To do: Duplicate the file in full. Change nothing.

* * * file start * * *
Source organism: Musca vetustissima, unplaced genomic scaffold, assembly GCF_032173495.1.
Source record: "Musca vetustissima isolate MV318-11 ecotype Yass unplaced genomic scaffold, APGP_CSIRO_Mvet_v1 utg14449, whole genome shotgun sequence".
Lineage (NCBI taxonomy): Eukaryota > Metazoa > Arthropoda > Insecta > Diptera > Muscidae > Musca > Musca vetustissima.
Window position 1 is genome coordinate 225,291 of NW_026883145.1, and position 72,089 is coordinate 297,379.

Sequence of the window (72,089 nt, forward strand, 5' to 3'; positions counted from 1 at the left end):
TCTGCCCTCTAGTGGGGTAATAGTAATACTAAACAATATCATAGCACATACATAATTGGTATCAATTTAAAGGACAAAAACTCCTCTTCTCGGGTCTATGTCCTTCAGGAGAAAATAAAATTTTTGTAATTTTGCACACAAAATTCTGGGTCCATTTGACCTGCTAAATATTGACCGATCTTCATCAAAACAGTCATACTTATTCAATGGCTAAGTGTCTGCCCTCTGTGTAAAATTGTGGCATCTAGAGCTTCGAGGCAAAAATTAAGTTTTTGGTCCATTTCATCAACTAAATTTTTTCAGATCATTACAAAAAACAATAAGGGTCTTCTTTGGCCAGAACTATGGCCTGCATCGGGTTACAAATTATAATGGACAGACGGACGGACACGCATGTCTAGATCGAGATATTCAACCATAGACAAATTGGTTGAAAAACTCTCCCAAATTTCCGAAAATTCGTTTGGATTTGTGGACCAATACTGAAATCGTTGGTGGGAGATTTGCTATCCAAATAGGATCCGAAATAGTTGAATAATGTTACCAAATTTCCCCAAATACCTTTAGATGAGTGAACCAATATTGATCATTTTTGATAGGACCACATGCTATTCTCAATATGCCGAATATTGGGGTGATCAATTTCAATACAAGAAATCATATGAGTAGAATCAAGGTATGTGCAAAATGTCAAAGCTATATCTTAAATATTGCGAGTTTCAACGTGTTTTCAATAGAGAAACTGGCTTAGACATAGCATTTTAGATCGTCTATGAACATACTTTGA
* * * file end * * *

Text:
Source organism: Musca vetustissima, unplaced genomic scaffold, assembly GCF_032173495.1.
Source record: "Musca vetustissima isolate MV318-11 ecotype Yass unplaced genomic scaffold, APGP_CSIRO_Mvet_v1 utg14449, whole genome shotgun sequence".
Lineage (NCBI taxonomy): Eukaryota > Metazoa > Arthropoda > Insecta > Diptera > Muscidae > Musca > Musca vetustissima.
Window position 1 is genome coordinate 225,291 of NW_026883145.1, and position 72,089 is coordinate 297,379.

Sequence of the window (72,089 nt, forward strand, 5' to 3'; positions counted from 1 at the left end):
TCTGCCCTCTAGTGGGGTAATAGTAATACTAAACAATATCATAGCACATACATAATTGGTATCAATTTAAAGGACAAAAACTCCTCTTCTCGGGTCTATGTCCTTCAGGAGAAAATAAAATTTTTGTAATTTTGCACACAAAATTCTGGGTCCATTTGACCTGCTAAATATTGACCGATCTTCATCAAAACAGTCATACTTATTCAATGGCTAAGTGTCTGCCCTCTGTGTAAAATTGTGGCATCTAGAGCTTCGAGGCAAAAATTAAGTTTTTGGTCCATTTCATCAACTAAATTTTTTCAGATCATTACAAAAAACAATAAGGGTCTTCTTTGGCCAGAACTATGGCCTGCATCGGGTTACAAATTATAATGGACAGACGGACGGACACGCATGTCTAGATCGAGATATTCAACCATAGACAAATTGGTTGAAAAACTCTCCCAAATTTCCGAAAATTCGTTTGGATTTGTGGACCAATACTGAAATCGTTGGTGGGAGATTTGCTATCCAAATAGGATCCGAAATAGTTGAATAATGTTACCAAATTTCCCCAAATACCTTTAGATGAGTGAACCAATATTGATCATTTTTGATAGGACCACATGCTATTCTCAATATGCCGAATATTGGGGTGATCAATTTCAATACAAGAAATCATATGAGTAGAATCAAGGTATGTGCAAAATGTCAAAGCTATATCTTAAATATTGCGAGTTTCAACGTGTTTTCAATAGAGAAACTGGCTTAGACATAGCATTTTAGATCGTCTATGAACATACTTTGA